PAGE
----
Recent development may revive Fernwood, Miss. cold case 24 years later

What are believed to be bones from Donald Lee Izzett have been found 24 years after he disappeared

Recent development may revive Fernwood cold case

FERNWOOD, Miss. (WLBT) - Donald Lee Izzett Jr., a student at Frostburg State University in Maryland, last spoke to his mother on May 14, 1995.

After that, a speeding ticket placed him in Arizona, and he was allegedly last seen in California in July of that year.

But in the back of a little wooded subdivision in Fernwood is where the investigation has focused. An alleged eyewitness told police that Izzett was shot three times and that his killers attempted to burn his body and bury it there. Twice before the ground there has been searched, and to no avail.

A third archaeological dig has taken place in recent weeks – one paid for by Izzett’s mother, Debra Skelley.

In the spot where some possible bone chips were found last week, loved ones of Izzett’s have put up a flower memorial to where officials say there was a “burn event” years ago.

Neither of Skelley’s attorneys, Bill Goodwin or Ronnie Whittington, would speak to us about the case, and Pike County Sheriff Kenny Cotton is at a convention on the coast.

But District Attorney Dee Bates is holding the case close to his vest until the results of the tests are clear.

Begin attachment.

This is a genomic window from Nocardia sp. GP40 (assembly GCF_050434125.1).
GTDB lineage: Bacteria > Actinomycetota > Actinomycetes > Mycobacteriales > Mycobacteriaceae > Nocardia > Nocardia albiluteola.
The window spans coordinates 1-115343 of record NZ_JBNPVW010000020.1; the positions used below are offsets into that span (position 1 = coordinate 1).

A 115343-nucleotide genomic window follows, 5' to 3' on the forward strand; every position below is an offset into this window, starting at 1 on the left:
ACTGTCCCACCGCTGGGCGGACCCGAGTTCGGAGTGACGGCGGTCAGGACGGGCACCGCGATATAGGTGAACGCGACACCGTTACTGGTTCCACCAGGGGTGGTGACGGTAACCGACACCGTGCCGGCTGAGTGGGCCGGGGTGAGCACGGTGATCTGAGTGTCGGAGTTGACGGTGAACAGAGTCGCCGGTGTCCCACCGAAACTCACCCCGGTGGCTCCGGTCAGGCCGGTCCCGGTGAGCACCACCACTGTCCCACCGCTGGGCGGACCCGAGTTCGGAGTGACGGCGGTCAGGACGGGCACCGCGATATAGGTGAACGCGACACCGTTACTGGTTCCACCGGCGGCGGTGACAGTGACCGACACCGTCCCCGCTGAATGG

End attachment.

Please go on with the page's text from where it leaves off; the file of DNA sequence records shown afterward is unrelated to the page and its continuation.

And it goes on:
“I really can’t talk much about the find or if there’s anything there, because the case is under investigation," he said. "There were things reported located, and anything viewed to be a part of the investigation has been sent to an appropriate lab, to Quantico or another location to be tested.”

Bates credits Skelley for keeping the investigation alive through the years. While it can be hard to pull a cold case together after 24 years, Bates says he wants to do it right for justice and for Skelley.

“There’s a number of different challenges you actually have in cold cases, it’s reacquiring old info and new info, and just trying to find closure for the victim’s mother," Bates said. "That’s one of the things we really want to try to do.”

Bates is also holding back on discussing whether there are suspects or not, but the dig was kicked off by a wrongful death lawsuit brought by Skelley against Shane Guenther, formerly of Fernwood and now of Bremerton, Washington.

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